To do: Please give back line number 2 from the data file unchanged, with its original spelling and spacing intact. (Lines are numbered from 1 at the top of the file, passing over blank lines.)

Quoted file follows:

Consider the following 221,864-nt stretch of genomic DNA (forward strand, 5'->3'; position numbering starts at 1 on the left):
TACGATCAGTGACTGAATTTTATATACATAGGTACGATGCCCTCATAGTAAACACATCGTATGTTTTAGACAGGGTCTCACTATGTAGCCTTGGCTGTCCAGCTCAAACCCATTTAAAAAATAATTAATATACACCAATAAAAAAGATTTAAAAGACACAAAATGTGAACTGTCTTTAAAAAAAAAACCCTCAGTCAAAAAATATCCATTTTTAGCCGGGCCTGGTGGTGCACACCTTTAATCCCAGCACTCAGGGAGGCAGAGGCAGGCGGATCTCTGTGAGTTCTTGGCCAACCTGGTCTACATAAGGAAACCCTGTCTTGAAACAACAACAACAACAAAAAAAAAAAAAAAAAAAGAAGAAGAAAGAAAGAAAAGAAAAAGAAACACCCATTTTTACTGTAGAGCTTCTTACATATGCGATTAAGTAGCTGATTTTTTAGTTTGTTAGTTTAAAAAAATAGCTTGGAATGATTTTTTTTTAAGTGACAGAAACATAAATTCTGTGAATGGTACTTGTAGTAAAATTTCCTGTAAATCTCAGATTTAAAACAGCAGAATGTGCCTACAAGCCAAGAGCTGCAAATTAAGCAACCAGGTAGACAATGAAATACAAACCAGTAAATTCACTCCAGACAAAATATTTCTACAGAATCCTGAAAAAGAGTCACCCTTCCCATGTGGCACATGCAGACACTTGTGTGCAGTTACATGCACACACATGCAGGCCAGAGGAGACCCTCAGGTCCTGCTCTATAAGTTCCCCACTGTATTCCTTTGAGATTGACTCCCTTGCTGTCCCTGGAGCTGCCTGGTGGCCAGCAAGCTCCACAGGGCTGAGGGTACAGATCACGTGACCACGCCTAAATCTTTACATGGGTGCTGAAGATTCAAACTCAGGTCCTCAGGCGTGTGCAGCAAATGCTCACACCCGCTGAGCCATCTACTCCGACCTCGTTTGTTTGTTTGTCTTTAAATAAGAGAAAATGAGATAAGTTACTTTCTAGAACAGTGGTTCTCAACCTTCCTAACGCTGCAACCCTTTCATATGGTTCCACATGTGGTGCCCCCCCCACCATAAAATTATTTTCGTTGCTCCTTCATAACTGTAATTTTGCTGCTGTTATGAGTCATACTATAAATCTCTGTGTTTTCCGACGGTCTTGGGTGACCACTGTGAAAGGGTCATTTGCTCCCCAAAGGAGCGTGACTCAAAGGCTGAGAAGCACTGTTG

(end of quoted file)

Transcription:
TACGATCAGTGACTGAATTTTATATACATAGGTACGATGCCCTCATAGTAAACACATCGTATGTTTTAGACAGGGTCTCACTATGTAGCCTTGGCTGTCCAGCTCAAACCCATTTAAAAAATAATTAATATACACCAATAAAAAAGATTTAAAAGACACAAAATGTGAACTGTCTTTAAAAAAAAAACCCTCAGTCAAAAAATATCCATTTTTAGCCGGGCCTGGTGGTGCACACCTTTAATCCCAGCACTCAGGGAGGCAGAGGCAGGCGGATCTCTGTGAGTTCTTGGCCAACCTGGTCTACATAAGGAAACCCTGTCTTGAAACAACAACAACAACAAAAAAAAAAAAAAAAAAAGAAGAAGAAAGAAAGAAAAGAAAAAGAAACACCCATTTTTACTGTAGAGCTTCTTACATATGCGATTAAGTAGCTGATTTTTTAGTTTGTTAGTTTAAAAAAATAGCTTGGAATGATTTTTTTTTAAGTGACAGAAACATAAATTCTGTGAATGGTACTTGTAGTAAAATTTCCTGTAAATCTCAGATTTAAAACAGCAGAATGTGCCTACAAGCCAAGAGCTGCAAATTAAGCAACCAGGTAGACAATGAAATACAAACCAGTAAATTCACTCCAGACAAAATATTTCTACAGAATCCTGAAAAAGAGTCACCCTTCCCATGTGGCACATGCAGACACTTGTGTGCAGTTACATGCACACACATGCAGGCCAGAGGAGACCCTCAGGTCCTGCTCTATAAGTTCCCCACTGTATTCCTTTGAGATTGACTCCCTTGCTGTCCCTGGAGCTGCCTGGTGGCCAGCAAGCTCCACAGGGCTGAGGGTACAGATCACGTGACCACGCCTAAATCTTTACATGGGTGCTGAAGATTCAAACTCAGGTCCTCAGGCGTGTGCAGCAAATGCTCACACCCGCTGAGCCATCTACTCCGACCTCGTTTGTTTGTTTGTCTTTAAATAAGAGAAAATGAGATAAGTTACTTTCTAGAACAGTGGTTCTCAACCTTCCTAACGCTGCAACCCTTTCATATGGTTCCACATGTGGTGCCCCCCCCACCATAAAATTATTTTCGTTGCTCCTTCATAACTGTAATTTTGCTGCTGTTATGAGTCATACTATAAATCTCTGTGTTTTCCGACGGTCTTGGGTGACCACTGTGAAAGGGTCATTTGCTCCCCAAAGGAGCGTGACTCAAAGGCTGAGAAGCACTGTTG